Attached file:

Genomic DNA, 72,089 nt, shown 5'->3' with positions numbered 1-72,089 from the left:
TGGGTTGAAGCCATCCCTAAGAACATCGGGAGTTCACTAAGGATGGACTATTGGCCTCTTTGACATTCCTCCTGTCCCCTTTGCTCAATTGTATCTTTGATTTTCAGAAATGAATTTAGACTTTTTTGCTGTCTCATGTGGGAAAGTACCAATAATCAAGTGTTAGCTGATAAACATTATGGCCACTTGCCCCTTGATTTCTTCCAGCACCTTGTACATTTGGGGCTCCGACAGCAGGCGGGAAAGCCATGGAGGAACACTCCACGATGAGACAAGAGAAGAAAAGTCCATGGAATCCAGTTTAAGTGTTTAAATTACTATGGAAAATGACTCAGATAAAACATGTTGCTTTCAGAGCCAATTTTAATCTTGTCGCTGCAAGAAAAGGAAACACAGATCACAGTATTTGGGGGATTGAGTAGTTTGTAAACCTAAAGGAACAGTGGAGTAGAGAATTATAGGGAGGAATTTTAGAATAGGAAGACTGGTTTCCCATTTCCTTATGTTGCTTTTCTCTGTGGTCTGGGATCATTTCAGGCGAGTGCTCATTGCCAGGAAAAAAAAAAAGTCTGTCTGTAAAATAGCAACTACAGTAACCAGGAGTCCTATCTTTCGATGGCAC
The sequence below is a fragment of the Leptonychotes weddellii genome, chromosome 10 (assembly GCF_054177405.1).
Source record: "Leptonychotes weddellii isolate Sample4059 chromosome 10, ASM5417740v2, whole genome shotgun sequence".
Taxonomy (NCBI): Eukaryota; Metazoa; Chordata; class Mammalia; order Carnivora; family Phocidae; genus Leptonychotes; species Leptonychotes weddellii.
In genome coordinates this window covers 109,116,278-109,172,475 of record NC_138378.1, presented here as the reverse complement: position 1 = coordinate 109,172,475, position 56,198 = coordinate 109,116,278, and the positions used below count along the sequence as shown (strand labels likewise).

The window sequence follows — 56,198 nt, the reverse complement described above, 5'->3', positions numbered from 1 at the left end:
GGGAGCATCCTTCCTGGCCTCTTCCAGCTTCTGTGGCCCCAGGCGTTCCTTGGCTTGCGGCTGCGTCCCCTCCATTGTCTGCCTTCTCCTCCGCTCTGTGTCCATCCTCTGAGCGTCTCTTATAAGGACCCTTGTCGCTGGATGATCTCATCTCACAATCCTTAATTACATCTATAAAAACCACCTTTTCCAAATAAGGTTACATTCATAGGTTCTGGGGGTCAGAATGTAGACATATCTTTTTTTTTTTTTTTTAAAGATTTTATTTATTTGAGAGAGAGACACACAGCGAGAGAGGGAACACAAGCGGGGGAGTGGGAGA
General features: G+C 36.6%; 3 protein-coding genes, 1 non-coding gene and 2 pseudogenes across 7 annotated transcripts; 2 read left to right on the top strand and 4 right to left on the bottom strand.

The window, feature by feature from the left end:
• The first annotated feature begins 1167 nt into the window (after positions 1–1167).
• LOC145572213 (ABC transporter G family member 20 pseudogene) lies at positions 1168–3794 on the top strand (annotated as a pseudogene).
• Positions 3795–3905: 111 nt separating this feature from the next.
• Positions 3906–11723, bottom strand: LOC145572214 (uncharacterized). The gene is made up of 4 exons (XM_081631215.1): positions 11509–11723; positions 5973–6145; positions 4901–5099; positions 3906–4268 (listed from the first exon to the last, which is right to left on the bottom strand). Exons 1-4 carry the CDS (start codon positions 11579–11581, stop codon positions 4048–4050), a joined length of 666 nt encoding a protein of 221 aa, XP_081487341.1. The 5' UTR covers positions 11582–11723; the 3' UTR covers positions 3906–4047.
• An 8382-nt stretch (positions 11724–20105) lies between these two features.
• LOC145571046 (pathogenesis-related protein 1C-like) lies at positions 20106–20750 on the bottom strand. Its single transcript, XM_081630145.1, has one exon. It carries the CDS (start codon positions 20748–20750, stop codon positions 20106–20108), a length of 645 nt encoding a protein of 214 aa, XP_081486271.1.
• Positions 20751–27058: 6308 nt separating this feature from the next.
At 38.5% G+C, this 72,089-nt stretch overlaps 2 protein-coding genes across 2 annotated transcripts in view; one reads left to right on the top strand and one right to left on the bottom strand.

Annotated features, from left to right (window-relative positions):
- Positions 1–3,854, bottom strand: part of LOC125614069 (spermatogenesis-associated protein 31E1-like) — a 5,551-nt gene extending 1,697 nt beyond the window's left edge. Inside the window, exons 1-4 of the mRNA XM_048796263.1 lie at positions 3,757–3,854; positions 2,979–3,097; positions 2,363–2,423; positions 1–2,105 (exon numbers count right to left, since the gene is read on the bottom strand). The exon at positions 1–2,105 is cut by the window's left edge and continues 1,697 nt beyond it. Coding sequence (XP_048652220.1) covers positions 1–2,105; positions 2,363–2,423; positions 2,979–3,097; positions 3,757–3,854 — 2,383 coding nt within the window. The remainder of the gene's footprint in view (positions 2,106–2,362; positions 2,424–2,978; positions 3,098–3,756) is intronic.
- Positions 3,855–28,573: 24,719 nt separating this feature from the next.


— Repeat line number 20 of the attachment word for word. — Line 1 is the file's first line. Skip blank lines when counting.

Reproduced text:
- Positions 1–3,854, bottom strand: part of LOC125614069 (spermatogenesis-associated protein 31E1-like) — a 5,551-nt gene extending 1,697 nt beyond the window's left edge. Inside the window, exons 1-4 of the mRNA XM_048796263.1 lie at positions 3,757–3,854; positions 2,979–3,097; positions 2,363–2,423; positions 1–2,105 (exon numbers count right to left, since the gene is read on the bottom strand). The exon at positions 1–2,105 is cut by the window's left edge and continues 1,697 nt beyond it. Coding sequence (XP_048652220.1) covers positions 1–2,105; positions 2,363–2,423; positions 2,979–3,097; positions 3,757–3,854 — 2,383 coding nt within the window. The remainder of the gene's footprint in view (positions 2,106–2,362; positions 2,424–2,978; positions 3,098–3,756) is intronic.